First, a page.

So…It was about time we headed this way. As with many who frequent the British hills and mountains, Ben Nevis is often someplace, somewhere on a ‘to-do’ list. It had been talked about for several years but had never come about, thus after moving to Scotland, the excuses for not doing so became few and far between. As such, Sarah and I took a long weekend break and shacked up in a nice, but strangely-decorated, B&B in Fort William. I took along my recently favoured Pentacon Six, with the Biometar 80/2.8 attached and loaded it with a roll of expired Fuji NPH 800, on which all pictures from the way up were taken.
A few years back, a couple of good friends and I spent a few days hiking a circuit around the Cairngorm Mountains, and last year we made another visit; this time with Sarah. We had intended to extend the trip by a couple of days, so as to re-attempt a certain harrowing escapade on Ben Avon without the previous drama. Unfortunately and as is usually the case, when the time came, the weather was again bad, so we opted to take a low route instead.
Anyhoo. As with the last time we were out here, Loch Etchachan was the undoubted highlight. Such an amazing part of the world – a high-level loch at 927 m (the highest in the UK), reasonably remote and surrounded by the hills on all sides. We accessed the loch by a route via the Cairngorm plateau and Ben Macdui and spent two nights there, heading up Beinn Mheadhoin during the intercedent day.
It’s worth a trip up the latter, as the summit structures – built-up rocky outcrops – provide a channelling and shaping of the wind that can be a fun and enlightening experience, whilst breaking up the high level plateau also.
As promised, here are the remaining images I’ve edited from 2015’s Pan American Adventure.
There are relatively few shots from the latter stages of 2015’s Americas trip compared to the Southern American leg – predominantly because my poor Pentacon gave up the ghost in Vancouver (so, annoyingly, there are no analogue shots of the Rockies). I did however, manage to get it fixed and CLA’d by a local specialist in Vancouver (CAMTEX) you’ll be glad to know, and it has been running smoothly ever since!
Everything here was shot using Kodak Portra 400, shot @ ISO 200, using the P6 with the Zeiss 80 mm f2.8.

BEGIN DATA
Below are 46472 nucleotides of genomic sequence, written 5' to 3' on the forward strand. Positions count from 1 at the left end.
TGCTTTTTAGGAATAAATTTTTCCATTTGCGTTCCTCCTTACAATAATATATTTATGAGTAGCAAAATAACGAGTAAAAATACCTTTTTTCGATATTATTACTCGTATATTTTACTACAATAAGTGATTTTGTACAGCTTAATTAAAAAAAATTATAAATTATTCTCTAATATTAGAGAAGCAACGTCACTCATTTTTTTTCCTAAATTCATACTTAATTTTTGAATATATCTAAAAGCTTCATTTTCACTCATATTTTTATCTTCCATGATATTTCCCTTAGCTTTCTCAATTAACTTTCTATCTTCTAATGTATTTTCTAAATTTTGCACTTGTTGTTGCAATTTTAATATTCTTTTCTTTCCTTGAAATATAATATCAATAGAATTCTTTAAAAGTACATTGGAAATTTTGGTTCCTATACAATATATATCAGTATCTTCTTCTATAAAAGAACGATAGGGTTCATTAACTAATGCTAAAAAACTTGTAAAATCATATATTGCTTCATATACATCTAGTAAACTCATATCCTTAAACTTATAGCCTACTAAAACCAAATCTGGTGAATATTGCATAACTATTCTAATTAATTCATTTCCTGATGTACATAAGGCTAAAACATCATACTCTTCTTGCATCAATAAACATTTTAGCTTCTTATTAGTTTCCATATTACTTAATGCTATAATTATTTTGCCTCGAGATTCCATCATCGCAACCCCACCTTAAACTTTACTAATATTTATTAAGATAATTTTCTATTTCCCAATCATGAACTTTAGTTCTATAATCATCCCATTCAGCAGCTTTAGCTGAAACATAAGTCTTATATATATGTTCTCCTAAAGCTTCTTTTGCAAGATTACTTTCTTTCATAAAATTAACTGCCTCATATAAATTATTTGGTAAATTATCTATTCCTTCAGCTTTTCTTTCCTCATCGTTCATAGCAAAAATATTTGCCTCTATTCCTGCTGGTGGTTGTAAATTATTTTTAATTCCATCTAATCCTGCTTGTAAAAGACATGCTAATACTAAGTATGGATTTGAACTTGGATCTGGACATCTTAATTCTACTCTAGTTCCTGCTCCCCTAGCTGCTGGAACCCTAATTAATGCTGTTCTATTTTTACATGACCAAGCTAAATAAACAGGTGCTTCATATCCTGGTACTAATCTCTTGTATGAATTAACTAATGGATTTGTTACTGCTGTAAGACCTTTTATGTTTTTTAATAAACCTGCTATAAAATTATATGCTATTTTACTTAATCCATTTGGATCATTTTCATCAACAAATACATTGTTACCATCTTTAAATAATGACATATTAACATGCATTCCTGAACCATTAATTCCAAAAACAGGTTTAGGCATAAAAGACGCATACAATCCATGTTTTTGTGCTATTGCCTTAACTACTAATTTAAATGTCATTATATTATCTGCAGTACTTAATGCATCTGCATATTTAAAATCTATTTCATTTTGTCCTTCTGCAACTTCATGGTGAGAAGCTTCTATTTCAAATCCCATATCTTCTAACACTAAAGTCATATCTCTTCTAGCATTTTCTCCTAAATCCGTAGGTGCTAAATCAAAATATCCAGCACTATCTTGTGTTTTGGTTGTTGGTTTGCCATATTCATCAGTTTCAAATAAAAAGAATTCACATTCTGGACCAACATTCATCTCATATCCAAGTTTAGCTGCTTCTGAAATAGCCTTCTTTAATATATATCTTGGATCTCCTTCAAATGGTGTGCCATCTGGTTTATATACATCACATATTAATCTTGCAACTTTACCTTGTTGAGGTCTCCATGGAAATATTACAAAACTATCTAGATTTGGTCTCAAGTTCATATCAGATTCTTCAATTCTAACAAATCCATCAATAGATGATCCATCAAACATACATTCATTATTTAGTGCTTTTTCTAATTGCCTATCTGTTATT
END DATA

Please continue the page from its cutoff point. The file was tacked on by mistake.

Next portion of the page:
So..It’s been a long while – toooo long really. Since my last post (apparently 11 months ago!) much so much has happened; I’ve moved to Glasgow, started a new job, acquired a cat, and am now looking to buy my first house with my partner. Eventful times, but if it hadn’t been, I guess something must have been wrong!
For various reasons it’s kind of been a difficult time, motivationally-speaking. At home, we’ve been without sufficient space to organise a darkroom so that’s wound up being neglected and thus, irrespective of what I’ve shot, I’ve been collecting the spent film in the freezer, bodging increasing numbers of spools into an already full tupperware. And what with all the change, trying to create new routines and finding the time or effort has been hard, but slowly I’m getting back on it. Hopefully the new house, whichever/wherever it may be, will allow us more freedom and a dedicated space(s) to create in!
In other, somewhat related, news I recently overhauled my PC; new graphics card, RAM and monitor, for the main reason that I had myself some drum scans done – a number of shots from the trek in Peru – which at some point I intend to get printed. That’s waiting until I have a consistent work space though!
Anyhow, before I offer anything more substantial in the way of blogging, I thought I would just put out a couple of posts with the last few odds and sods from my Pan-American trip; followed, in separate posts, by some items from some of the short trips around the Scottish Highlands we’ve managed recently.